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  • Photo of a slice of cake

The High Road Takes the Cake

She came across the street carrying a big cake. Something seemed out of place. No one had been in the hospital and no one had died, but to my brothers and I - casserole/cake-giving etiquette be darned - it was a cake and we did not need a reason why. My mother was a bit suspicious. When the Baileys moved into the neighborhood earlier in the year, we had not gotten off to the best start.  It seems our German shepherds were peeing on their bushes and harassing their elderly bird dog. I wish I could say that was all the two were guilty of, but our dogs’ rap sheet extended well beyond our tiny subdivision.

All dogs are loyal, but German shepherds are always checking their options. Ours had a tendency to collect “toys” - large objects they could hold in their mouths and drag into our front yard. These included but were not limited to: 9-foot pine branches, the hind leg of a deer, Barbie dolls and about a dozen deflated footballs. I still to this day wonder who is missing a yellow croquet mallet. They also liked to chase cows and roll in stinky things. By birth, they both were supposed to have white fur, but their everyday color was Georgia clay red and dead possum.

Still, there was Mrs. Bailey standing in our doorway extending an olive branch with pink frosting on it. She said she was just thinking of us and wanted to do something nice. Mom graciously accepted the cake and promised to return the plate as soon as we were done with it. Perhaps this was a new beginning for both families. 

Ms. Bailey was still walking down our driveway back to her house when we cut the cake. We could not wait to get a piece.

It was .... terrible. It was not stale, but it had no taste. It was as if it were made with no butter or sugar or eggs.  Even the icing was bad. Mrs. Bailey’s intentions were good, and that’s all that really matters, right?

The next morning, the cake was still sitting in the middle of the kitchen table, three-quarters intact since the prior day’s attempt at consumption.

My mother told me to throw it away as I was on my way out the door for school.  I figured it was better not to waste the cake and slid it into one of the dog’s big aluminum food bowls instead. They would eat it, I had seen them eat worse.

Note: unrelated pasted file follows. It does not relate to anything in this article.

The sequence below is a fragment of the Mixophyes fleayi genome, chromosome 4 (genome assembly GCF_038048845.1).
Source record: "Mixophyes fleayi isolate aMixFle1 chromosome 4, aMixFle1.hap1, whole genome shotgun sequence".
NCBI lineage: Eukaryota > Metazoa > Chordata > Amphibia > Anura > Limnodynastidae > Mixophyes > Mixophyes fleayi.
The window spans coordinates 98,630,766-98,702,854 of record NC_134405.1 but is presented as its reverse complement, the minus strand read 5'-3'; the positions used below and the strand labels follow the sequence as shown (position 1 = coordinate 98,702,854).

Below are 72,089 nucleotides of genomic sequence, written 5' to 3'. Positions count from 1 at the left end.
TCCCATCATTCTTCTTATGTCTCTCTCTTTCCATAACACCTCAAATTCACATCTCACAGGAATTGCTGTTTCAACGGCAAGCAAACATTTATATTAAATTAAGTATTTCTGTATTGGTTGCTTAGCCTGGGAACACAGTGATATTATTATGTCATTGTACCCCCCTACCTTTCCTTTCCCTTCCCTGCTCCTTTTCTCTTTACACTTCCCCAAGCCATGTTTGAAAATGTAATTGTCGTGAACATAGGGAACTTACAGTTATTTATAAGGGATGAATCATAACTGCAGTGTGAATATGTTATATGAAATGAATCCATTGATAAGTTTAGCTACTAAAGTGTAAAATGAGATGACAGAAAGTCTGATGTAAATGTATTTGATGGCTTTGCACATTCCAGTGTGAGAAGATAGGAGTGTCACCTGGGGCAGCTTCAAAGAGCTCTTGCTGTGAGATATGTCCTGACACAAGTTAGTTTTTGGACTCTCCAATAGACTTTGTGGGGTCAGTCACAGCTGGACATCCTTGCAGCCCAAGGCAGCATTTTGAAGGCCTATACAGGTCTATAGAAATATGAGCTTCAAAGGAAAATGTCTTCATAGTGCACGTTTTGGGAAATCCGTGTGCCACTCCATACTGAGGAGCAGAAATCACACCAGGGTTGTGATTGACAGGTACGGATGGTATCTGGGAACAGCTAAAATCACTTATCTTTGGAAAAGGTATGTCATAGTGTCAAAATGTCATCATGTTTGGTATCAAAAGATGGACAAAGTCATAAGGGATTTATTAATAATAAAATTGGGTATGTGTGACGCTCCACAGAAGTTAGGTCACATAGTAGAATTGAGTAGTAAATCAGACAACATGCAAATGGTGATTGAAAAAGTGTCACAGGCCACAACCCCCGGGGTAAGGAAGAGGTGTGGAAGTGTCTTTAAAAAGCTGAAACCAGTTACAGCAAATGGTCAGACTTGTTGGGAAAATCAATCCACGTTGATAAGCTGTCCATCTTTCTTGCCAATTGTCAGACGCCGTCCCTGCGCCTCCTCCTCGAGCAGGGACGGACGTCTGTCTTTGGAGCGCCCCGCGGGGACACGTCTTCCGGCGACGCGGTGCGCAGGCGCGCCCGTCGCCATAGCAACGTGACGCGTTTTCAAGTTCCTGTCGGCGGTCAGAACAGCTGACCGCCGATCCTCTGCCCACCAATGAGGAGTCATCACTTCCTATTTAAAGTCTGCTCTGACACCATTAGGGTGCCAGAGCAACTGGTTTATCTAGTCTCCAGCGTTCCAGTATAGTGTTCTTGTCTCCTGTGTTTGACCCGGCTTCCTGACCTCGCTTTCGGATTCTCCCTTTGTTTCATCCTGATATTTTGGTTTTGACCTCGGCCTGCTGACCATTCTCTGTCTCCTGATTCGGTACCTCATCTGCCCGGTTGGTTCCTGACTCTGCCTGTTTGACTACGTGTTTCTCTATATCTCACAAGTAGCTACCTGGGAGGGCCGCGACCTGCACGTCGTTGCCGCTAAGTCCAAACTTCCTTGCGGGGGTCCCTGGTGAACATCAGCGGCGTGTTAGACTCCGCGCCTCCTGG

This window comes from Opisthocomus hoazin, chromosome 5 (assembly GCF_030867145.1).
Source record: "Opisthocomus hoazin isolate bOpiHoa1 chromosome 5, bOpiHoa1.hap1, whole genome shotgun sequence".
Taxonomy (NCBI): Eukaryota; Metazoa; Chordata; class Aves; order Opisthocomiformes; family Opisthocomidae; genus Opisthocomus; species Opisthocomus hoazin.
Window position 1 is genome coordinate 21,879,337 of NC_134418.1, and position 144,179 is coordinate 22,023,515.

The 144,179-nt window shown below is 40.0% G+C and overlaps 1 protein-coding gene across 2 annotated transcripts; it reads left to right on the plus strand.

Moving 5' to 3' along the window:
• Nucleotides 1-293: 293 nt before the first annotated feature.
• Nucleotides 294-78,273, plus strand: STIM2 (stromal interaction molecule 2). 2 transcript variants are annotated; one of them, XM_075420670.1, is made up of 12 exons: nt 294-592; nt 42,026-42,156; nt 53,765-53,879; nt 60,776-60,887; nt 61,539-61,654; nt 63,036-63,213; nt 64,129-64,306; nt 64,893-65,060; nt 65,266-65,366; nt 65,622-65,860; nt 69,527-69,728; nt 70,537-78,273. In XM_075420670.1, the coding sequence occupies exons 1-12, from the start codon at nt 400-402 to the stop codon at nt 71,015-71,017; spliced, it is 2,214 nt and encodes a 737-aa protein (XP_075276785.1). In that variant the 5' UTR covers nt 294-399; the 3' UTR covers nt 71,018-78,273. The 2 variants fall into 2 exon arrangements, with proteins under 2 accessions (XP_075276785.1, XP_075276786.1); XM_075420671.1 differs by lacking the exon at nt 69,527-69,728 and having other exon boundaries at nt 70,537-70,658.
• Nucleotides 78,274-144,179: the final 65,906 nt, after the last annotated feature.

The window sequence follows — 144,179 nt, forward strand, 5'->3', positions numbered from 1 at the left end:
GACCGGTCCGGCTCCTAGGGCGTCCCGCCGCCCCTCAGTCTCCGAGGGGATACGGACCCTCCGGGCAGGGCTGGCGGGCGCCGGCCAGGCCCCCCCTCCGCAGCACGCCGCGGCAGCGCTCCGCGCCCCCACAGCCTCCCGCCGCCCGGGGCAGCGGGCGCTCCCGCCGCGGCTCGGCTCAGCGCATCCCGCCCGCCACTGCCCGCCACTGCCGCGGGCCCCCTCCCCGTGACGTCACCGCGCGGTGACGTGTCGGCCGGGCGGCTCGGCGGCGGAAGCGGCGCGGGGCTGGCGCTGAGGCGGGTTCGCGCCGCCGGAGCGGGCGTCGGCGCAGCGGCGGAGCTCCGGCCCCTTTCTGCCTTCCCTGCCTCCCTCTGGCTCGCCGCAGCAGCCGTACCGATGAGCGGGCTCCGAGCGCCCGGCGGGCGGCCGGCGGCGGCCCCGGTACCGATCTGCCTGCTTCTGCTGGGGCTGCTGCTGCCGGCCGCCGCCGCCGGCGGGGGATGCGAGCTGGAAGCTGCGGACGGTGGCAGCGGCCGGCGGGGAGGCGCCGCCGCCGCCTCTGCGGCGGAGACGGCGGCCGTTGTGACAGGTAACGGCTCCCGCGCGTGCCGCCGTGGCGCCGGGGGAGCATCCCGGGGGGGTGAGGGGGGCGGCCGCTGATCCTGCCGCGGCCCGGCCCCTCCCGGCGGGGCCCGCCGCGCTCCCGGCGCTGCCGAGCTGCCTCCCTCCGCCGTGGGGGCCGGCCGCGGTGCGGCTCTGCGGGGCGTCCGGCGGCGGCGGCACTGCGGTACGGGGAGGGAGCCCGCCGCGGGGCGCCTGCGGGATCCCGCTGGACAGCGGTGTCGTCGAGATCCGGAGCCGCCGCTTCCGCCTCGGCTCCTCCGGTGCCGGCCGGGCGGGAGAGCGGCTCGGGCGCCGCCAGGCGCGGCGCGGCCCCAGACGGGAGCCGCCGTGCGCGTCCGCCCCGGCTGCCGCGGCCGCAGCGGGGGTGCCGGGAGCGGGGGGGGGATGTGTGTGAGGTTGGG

I had not given the cake a second thought until I was coming home after school.  As I approached the end of our street and getting near our driveway, I noticed a strange, shiny object in the middle of the Baileys’ front yard. It was the big aluminum bowl with the pink cake still in it - untouched. Even our dogs were not having anything to do with this cake.  Both the Bailey’s cars were in the driveway. They were home. They had seen the bowl as well.  It took me 10 minutes to get up the nerve to run across the street and retrieve the bowl with the cake. I just knew Mrs. Bailey’s front door was going to fly open about the time I stepped foot in her yard.

I am glad she took the high road.

I’m still leery of pink cake, though.

Mark Smith Jr., 1965 – 2019, was the Executive Editor of Lakelife magazine and a Vice President of Smith Communications, Inc. The winner of the 2018 Joe Parham Trophy, 1st Place for Humor Column in the Georgia Press Association, Mark’s humor columns appeared in each edition of Lakelife in 2019 and were popular with our readers. This is one of his earlier articles, which appeared two years ago in the Lake Oconee News newspaper.

Memorial to Mark Smith, Jr.